The number of coal mine deaths in China declined by 13.1 percent last year to stand at 333. The total number of accidents fell by just 0.9 percent to 224. The majority of these accidents involved less than ten fatalities, and officials noted that there had been no accidents involving more than 30 deaths for the last 25 months.
The number of coal mine deaths in China declined by 13.1 percent last year to stand at 333. It was the first time that China had recorded fewer than 0.1 deaths per million tons of coal produced, officials at a national coal mine safety conference in Beijing reported.
The total number of accidents fell by just 0.9 percent to 224. The majority of these accidents involved less than ten fatalities, and officials noted that there had been no accidents involving more than 30 deaths for the last 25 months.
The last such accident occurred at the Baoma Mining Co. colliery in Inner Mongolia in December 2016. Thirty-two miners were killed in an explosion, while another 149, who were working underground at the time, managed to escape.
However, just a week before the national coal mine safety conference, a roof collapse at a coal mine in Shaanxi on 12 January killed 21 workers. Of the 87 miners working underground when the collapse occurred, 66 escaped.
Death and accident rates in China’s coal industry have fallen consistently over the last two decades (see chart below). Several thousand miners died every year in the 2000s, when the industry’s rapid and largely unregulated expansion powered China’s economic boom. However, in the mid-2010s, demand for coal started to decrease, production levels fell and hundreds of thousands of miners were laid off.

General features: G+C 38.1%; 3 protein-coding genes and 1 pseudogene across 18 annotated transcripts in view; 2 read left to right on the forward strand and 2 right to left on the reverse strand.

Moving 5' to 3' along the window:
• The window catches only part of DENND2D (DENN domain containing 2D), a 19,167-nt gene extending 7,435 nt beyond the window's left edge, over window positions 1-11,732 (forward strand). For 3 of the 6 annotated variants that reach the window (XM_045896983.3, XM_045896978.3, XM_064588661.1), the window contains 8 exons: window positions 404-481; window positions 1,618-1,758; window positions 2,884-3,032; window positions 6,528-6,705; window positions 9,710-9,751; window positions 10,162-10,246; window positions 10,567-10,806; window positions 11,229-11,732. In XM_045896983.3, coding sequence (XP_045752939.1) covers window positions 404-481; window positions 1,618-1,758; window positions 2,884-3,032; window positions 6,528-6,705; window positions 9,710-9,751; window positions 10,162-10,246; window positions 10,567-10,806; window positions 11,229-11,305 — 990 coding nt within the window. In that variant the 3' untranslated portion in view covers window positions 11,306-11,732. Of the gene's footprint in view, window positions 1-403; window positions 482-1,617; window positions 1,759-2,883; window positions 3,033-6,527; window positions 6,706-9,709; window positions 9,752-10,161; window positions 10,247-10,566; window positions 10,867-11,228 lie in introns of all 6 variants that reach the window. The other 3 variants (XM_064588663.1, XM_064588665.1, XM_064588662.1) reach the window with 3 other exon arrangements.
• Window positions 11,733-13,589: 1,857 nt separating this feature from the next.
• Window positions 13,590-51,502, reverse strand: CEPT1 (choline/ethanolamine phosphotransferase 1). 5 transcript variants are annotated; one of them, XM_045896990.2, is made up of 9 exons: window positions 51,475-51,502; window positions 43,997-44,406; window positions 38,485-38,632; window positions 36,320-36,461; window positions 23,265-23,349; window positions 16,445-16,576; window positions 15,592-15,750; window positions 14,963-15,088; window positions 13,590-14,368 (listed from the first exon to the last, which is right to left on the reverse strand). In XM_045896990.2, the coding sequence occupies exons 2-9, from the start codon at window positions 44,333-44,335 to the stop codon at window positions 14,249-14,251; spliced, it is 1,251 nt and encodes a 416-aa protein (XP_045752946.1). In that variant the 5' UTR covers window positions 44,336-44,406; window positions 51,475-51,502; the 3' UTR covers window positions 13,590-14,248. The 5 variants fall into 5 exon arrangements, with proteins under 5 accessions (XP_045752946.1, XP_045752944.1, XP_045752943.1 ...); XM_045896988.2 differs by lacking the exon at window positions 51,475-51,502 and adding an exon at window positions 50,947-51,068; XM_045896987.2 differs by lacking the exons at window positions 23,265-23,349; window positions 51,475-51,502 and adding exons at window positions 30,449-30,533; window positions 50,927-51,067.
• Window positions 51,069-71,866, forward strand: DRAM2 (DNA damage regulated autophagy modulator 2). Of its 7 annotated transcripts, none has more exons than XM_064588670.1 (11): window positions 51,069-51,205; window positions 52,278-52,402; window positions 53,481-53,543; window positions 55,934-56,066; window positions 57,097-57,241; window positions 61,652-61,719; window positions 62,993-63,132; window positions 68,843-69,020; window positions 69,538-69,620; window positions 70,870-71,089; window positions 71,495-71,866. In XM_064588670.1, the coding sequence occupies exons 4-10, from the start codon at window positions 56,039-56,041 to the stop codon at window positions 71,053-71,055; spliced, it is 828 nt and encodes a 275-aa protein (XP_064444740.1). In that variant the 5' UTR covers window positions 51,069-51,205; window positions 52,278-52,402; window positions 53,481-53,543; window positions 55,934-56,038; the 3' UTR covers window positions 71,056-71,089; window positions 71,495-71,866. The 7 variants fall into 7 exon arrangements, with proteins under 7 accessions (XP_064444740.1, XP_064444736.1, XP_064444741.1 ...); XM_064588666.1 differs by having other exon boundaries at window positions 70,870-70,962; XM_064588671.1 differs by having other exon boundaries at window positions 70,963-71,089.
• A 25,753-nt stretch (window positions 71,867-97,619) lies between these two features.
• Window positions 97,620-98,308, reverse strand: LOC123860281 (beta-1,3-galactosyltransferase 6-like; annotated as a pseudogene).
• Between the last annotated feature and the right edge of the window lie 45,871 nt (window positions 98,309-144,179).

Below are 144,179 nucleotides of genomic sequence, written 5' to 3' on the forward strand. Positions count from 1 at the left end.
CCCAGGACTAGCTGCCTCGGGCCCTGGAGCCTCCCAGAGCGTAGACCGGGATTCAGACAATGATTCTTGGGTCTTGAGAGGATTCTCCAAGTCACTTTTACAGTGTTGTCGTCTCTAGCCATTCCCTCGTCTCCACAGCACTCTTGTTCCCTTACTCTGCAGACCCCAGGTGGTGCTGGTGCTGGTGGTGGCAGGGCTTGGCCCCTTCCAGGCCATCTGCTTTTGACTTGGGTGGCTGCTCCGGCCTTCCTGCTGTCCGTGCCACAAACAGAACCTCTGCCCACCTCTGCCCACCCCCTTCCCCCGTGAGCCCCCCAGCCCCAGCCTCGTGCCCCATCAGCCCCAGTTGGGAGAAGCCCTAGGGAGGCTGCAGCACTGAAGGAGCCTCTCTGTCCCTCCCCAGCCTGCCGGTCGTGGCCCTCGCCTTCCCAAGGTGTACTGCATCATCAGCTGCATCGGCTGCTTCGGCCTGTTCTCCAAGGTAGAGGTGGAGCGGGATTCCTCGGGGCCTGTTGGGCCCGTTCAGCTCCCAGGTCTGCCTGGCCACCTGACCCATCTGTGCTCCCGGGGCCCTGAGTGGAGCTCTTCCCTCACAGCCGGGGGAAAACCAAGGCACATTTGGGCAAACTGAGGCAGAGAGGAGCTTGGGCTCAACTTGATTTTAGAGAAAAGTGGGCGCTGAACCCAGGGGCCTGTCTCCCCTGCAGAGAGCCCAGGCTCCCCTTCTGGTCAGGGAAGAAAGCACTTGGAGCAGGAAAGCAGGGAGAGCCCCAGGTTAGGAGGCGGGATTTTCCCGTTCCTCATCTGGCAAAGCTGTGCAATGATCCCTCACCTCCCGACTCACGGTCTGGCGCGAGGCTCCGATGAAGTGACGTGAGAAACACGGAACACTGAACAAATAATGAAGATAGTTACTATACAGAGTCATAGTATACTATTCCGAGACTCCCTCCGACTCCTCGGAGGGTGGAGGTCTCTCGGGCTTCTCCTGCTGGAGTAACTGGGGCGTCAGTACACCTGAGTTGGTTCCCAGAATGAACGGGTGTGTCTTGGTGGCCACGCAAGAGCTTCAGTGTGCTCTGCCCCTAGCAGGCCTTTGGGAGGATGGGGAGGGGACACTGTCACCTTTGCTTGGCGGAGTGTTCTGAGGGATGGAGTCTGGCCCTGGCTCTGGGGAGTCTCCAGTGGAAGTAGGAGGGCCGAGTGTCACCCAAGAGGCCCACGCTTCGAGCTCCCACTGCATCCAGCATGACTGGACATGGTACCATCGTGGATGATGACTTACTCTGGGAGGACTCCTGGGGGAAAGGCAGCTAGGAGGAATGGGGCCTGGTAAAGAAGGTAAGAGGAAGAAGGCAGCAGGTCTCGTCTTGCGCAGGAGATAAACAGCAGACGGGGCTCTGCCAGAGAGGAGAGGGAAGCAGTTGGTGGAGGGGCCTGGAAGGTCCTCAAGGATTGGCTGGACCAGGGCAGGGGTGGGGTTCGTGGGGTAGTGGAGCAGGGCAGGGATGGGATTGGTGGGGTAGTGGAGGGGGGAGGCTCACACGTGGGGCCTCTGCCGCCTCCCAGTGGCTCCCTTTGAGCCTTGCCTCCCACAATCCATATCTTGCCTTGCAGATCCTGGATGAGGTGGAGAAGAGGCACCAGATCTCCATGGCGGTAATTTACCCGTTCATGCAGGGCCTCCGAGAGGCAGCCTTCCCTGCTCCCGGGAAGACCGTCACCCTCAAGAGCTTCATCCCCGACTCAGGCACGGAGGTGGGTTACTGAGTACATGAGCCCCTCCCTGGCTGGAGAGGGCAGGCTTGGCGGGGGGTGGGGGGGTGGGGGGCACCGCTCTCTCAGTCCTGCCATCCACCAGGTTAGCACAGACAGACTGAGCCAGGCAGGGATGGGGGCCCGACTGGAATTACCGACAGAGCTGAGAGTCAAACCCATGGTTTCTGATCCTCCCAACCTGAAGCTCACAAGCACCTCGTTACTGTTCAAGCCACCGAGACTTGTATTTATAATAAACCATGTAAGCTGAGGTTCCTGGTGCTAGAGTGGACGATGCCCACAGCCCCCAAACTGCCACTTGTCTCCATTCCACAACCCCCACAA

In reality, the decline in accident and death rates in China has far more to do with mine closures and the falling demand for coal over the last five years than the introduction of any new safety measures.
There is always the danger that if the demand for domestic coal does pick up again, mine owners will seek to step up production or even open abandoned mines without taking the appropriate measures to ensure safety.
China Labour Bulletin has consistently advocated giving workers and the trade union a much greater role in the supervision and management of coal mine safety, and in particular giving workers’ representatives at the mine the power to demand a production shutdown when potentially fatal hazards are uncovered.
Government officials however plan to continue emphasizing coal mine inspections and mine consolidation as a means of improving safety. Officials reportedly inspected 159,000 mines last year, ordered 6,210 mines to halt production, cancelled the production licenses of 929 mining operations, and issued fines totalling 1.327 billion yuan.
However, inspections and fines rarely lead to an improvement in work safety. Government interventions are commonly seen by mine owners as an additional cost of doing business and do not inspire any meaningful change in the work safety culture at the mine.